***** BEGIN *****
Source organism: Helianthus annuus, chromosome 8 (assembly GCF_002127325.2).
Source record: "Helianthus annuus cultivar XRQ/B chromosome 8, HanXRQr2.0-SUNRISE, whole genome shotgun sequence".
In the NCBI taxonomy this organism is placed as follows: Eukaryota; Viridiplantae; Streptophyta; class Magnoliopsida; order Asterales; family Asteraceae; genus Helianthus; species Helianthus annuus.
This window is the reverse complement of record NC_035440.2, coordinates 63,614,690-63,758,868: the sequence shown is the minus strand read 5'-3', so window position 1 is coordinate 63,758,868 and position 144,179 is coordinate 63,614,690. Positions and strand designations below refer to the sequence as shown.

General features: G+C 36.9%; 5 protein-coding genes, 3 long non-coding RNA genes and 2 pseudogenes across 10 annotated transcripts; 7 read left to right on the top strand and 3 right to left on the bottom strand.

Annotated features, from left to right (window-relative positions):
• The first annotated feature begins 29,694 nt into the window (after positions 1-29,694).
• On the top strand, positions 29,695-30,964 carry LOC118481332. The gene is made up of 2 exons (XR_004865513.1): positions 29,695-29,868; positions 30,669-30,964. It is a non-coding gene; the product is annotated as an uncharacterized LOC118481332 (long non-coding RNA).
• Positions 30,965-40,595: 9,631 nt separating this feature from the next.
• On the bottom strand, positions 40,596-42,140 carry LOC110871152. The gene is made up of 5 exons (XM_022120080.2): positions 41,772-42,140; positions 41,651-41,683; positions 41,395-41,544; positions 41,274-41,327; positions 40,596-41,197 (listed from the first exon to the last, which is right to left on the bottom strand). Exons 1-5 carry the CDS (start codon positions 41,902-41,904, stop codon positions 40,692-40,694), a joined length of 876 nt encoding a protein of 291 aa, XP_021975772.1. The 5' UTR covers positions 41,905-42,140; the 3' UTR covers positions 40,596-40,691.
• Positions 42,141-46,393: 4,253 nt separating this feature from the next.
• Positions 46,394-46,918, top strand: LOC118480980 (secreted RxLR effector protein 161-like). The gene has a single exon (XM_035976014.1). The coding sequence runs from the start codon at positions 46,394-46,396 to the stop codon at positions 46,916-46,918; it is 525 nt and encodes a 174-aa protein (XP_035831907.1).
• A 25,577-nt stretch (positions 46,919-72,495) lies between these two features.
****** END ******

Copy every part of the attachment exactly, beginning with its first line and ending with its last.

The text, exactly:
Source organism: Helianthus annuus, chromosome 8 (assembly GCF_002127325.2).
Source record: "Helianthus annuus cultivar XRQ/B chromosome 8, HanXRQr2.0-SUNRISE, whole genome shotgun sequence".
In the NCBI taxonomy this organism is placed as follows: Eukaryota; Viridiplantae; Streptophyta; class Magnoliopsida; order Asterales; family Asteraceae; genus Helianthus; species Helianthus annuus.
This window is the reverse complement of record NC_035440.2, coordinates 63,614,690-63,758,868: the sequence shown is the minus strand read 5'-3', so window position 1 is coordinate 63,758,868 and position 144,179 is coordinate 63,614,690. Positions and strand designations below refer to the sequence as shown.

General features: G+C 36.9%; 5 protein-coding genes, 3 long non-coding RNA genes and 2 pseudogenes across 10 annotated transcripts; 7 read left to right on the top strand and 3 right to left on the bottom strand.

Annotated features, from left to right (window-relative positions):
• The first annotated feature begins 29,694 nt into the window (after positions 1-29,694).
• On the top strand, positions 29,695-30,964 carry LOC118481332. The gene is made up of 2 exons (XR_004865513.1): positions 29,695-29,868; positions 30,669-30,964. It is a non-coding gene; the product is annotated as an uncharacterized LOC118481332 (long non-coding RNA).
• Positions 30,965-40,595: 9,631 nt separating this feature from the next.
• On the bottom strand, positions 40,596-42,140 carry LOC110871152. The gene is made up of 5 exons (XM_022120080.2): positions 41,772-42,140; positions 41,651-41,683; positions 41,395-41,544; positions 41,274-41,327; positions 40,596-41,197 (listed from the first exon to the last, which is right to left on the bottom strand). Exons 1-5 carry the CDS (start codon positions 41,902-41,904, stop codon positions 40,692-40,694), a joined length of 876 nt encoding a protein of 291 aa, XP_021975772.1. The 5' UTR covers positions 41,905-42,140; the 3' UTR covers positions 40,596-40,691.
• Positions 42,141-46,393: 4,253 nt separating this feature from the next.
• Positions 46,394-46,918, top strand: LOC118480980 (secreted RxLR effector protein 161-like). The gene has a single exon (XM_035976014.1). The coding sequence runs from the start codon at positions 46,394-46,396 to the stop codon at positions 46,916-46,918; it is 525 nt and encodes a 174-aa protein (XP_035831907.1).
• A 25,577-nt stretch (positions 46,919-72,495) lies between these two features.